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Posted: March 30, 2010

New generation of electron microscopes promises up to three times sharper nano images

(Nanowerk News) The University of Illinois at Chicago will become the first university in the world to have a new generation of electron microscope, promising views up to three times sharper than instruments now commonly used and providing a unique tool for the Midwest's academic and industrial research community.
Robert Klie, assistant professor of physics, was awarded a $2 million National Science Foundation grant to acquire an aberration-corrected scanning transmission electron microscope, or STEM. The sophisticated instrument will let scientists see individual atoms, helping them better understand how materials function.
"By improving the resolution we can decrease the blurring, so we'll see atoms that were previously indistinguishable," said Klie, who previously worked with a comparable instrument at the Brookhaven National Laboratory.
Unlike optical microscopes that use visible light to illuminate a sample, transmission electron microscopes view samples using a carefully controlled beam of electrons accelerated to nearly the speed of light. With aberration correction, UIC's STEM will provide sharper images and have reduced electron energy blur, which improves color distinction.
"UIC is the first of any university in the world to get a STEM with these specific capabilities," Klie said. "It's unique."
UIC's STEM will also be the only one in the Midwest, and one of only a few in the U.S. Comparable instruments are at the Brookhaven, Oak Ridge and Lawrence Berkeley national laboratories.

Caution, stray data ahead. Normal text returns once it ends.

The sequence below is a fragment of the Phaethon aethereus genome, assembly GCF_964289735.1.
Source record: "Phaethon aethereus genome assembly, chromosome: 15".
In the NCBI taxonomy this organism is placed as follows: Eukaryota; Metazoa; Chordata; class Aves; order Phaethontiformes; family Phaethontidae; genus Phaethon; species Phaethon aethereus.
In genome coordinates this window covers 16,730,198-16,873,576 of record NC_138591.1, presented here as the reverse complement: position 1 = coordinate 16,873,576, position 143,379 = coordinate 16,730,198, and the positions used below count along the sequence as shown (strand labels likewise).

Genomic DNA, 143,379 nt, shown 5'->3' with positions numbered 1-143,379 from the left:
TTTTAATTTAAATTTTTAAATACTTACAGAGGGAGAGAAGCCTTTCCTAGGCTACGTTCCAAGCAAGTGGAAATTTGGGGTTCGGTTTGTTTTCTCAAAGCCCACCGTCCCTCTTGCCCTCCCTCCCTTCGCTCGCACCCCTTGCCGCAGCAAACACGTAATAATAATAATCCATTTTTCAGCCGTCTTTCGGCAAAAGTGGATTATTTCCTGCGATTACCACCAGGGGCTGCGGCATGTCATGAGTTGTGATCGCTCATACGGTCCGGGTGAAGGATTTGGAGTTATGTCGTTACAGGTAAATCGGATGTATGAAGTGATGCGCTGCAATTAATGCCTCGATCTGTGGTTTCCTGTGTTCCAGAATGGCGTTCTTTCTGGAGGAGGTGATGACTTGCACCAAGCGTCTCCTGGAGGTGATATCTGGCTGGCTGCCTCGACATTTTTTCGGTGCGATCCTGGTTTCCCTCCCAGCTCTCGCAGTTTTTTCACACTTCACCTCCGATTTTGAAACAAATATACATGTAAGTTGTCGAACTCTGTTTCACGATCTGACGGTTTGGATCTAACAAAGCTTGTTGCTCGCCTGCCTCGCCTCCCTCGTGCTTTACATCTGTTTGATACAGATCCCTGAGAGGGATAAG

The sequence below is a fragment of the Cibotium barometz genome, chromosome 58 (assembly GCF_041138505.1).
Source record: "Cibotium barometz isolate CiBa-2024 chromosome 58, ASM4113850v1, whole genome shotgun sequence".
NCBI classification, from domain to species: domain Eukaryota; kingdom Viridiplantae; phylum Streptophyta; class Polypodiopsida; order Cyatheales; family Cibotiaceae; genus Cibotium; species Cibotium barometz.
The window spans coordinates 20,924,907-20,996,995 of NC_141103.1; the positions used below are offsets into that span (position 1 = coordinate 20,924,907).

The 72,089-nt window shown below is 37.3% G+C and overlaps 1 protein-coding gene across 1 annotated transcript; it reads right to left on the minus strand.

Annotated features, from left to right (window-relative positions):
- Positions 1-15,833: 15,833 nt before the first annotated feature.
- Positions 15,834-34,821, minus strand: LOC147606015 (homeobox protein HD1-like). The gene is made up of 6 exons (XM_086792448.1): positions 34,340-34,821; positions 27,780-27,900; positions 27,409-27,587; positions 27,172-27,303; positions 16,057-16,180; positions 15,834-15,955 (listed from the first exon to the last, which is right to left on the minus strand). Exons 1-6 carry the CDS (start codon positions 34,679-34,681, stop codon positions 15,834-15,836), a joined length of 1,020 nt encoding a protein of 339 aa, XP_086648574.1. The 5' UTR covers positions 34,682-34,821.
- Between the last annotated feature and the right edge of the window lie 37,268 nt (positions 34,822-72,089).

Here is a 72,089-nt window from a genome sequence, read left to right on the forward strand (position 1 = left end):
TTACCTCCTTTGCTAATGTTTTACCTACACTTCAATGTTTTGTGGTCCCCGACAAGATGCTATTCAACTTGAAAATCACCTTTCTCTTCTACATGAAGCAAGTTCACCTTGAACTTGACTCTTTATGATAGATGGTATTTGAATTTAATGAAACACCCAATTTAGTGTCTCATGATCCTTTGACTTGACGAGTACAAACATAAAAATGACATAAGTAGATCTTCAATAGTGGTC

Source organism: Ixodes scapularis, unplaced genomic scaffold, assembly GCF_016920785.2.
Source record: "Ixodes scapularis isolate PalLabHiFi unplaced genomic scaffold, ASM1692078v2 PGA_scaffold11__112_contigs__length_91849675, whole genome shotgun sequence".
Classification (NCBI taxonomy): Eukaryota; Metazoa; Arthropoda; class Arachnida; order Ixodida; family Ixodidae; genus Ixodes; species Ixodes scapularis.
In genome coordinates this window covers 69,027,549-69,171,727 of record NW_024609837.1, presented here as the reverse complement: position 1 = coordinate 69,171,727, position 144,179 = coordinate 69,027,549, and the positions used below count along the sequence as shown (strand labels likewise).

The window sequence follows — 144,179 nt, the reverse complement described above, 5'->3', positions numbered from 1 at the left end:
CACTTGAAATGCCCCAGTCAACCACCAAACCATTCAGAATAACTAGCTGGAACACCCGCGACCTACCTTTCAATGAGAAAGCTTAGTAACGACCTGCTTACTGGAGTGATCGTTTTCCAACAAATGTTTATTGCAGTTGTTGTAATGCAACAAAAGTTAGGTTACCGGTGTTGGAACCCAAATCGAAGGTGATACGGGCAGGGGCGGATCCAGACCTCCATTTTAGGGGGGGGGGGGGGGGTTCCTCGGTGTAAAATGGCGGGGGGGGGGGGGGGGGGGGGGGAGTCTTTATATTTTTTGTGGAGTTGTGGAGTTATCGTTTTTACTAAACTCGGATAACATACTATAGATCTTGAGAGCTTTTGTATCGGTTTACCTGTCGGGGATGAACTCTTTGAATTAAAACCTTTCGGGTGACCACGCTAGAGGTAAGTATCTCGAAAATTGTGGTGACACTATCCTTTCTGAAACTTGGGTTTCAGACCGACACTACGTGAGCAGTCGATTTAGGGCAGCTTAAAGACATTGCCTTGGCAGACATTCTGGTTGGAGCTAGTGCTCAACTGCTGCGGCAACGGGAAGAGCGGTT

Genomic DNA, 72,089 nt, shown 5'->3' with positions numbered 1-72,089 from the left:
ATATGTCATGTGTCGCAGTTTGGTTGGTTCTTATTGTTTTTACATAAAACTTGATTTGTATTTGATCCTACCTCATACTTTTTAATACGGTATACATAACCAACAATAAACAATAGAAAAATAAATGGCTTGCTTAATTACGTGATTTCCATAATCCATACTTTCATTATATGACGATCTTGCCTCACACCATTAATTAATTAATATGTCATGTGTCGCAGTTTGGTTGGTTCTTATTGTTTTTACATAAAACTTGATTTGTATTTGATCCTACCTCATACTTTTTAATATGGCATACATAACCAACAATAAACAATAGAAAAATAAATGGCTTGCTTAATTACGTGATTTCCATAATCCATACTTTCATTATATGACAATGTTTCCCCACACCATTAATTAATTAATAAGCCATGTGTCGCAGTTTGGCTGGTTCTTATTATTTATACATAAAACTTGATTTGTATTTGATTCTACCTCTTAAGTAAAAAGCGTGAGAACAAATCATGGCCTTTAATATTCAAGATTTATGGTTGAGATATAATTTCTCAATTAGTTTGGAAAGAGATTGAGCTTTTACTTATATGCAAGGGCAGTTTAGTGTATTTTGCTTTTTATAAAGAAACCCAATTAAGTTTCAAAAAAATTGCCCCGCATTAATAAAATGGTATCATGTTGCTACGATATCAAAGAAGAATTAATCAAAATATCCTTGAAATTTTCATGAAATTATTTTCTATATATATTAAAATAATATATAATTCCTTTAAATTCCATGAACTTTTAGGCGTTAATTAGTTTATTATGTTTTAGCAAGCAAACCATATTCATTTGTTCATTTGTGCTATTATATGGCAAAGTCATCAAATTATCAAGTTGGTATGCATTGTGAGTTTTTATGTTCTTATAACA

UIC's STEM will allow a range of electron velocities. Slower electrons will limit damage to biological samples and certain nanostructures such as nanotubes, while faster electrons will enhance and sharpen images through the state-of-the-art aberration correction feature.
"With the aberration correctors, you can correct for the decreased resolution of slower electrons and still get the atomic resolution, even at these low acceleration voltages," Klie said.
The new instrument will mark the first significant upgrade to UIC's electron microscopy facility in over a decade.
Klie said it will offer students unparalleled training opportunities, providing unique skills for such in-demand job fields as green energy, electronics, petrochemicals and pharmaceuticals.
He adds that it will not only greatly benefit interdisciplinary research at UIC, but will complement Chicago-area electron microscopy facilities at Argonne National Laboratory and Northwestern University.
Installation of the aberration-corrected STEM will be completed within a year. It will be housed with two conventional transmission electron microscopes at the UIC Research Resources Center's Science and Engineering South facility.
UIC will contribute 30 percent to the cost of the NSF-funded project, made possible by the American Recovery and Reinvestment Act of 2009.
Klie's co-principal investigators are Sivalingam Sivananthan, physics; Neil Sturchio, earth and environmental sciences; Luke Hanley, chemistry; Christos Takoudis, chemical and bioengineering; G. Ali Mansoori, bioengineering; Randall Meyer, chemical engineering; David He, Farzad Mashayek and Constantine Megaridis, mechanical and industrial engineering; Siddhartha Ghosh, electrical and computer engineering; Serap Erdal, environmental and occupational health sciences; and Alan Nicholls, electron microscopy, Research Resources Center.
Source: University of Illinois at Chicago
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